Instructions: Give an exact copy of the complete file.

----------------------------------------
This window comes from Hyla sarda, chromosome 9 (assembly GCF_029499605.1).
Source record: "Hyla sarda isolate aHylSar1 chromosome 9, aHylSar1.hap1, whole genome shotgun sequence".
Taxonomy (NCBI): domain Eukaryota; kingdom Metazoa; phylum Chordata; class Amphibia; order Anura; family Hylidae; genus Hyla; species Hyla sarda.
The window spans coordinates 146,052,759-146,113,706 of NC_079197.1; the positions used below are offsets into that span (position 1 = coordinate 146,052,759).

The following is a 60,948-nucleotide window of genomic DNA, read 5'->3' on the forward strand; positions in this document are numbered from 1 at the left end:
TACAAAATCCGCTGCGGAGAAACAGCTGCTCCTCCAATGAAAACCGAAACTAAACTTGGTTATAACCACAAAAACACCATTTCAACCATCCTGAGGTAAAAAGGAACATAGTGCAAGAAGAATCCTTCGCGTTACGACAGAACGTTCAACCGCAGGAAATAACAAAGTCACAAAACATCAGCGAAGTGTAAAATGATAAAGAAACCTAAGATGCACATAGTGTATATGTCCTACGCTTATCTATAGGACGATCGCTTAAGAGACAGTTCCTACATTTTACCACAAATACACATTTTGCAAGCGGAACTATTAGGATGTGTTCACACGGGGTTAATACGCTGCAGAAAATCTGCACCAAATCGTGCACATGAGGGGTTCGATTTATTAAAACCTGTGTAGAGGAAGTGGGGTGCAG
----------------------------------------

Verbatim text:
This window comes from Hyla sarda, chromosome 9 (assembly GCF_029499605.1).
Source record: "Hyla sarda isolate aHylSar1 chromosome 9, aHylSar1.hap1, whole genome shotgun sequence".
Taxonomy (NCBI): domain Eukaryota; kingdom Metazoa; phylum Chordata; class Amphibia; order Anura; family Hylidae; genus Hyla; species Hyla sarda.
The window spans coordinates 146,052,759-146,113,706 of NC_079197.1; the positions used below are offsets into that span (position 1 = coordinate 146,052,759).

The following is a 60,948-nucleotide window of genomic DNA, read 5'->3' on the forward strand; positions in this document are numbered from 1 at the left end:
TACAAAATCCGCTGCGGAGAAACAGCTGCTCCTCCAATGAAAACCGAAACTAAACTTGGTTATAACCACAAAAACACCATTTCAACCATCCTGAGGTAAAAAGGAACATAGTGCAAGAAGAATCCTTCGCGTTACGACAGAACGTTCAACCGCAGGAAATAACAAAGTCACAAAACATCAGCGAAGTGTAAAATGATAAAGAAACCTAAGATGCACATAGTGTATATGTCCTACGCTTATCTATAGGACGATCGCTTAAGAGACAGTTCCTACATTTTACCACAAATACACATTTTGCAAGCGGAACTATTAGGATGTGTTCACACGGGGTTAATACGCTGCAGAAAATCTGCACCAAATCGTGCACATGAGGGGTTCGATTTATTAAAACCTGTGTAGAGGAAGTGGGGTGCAG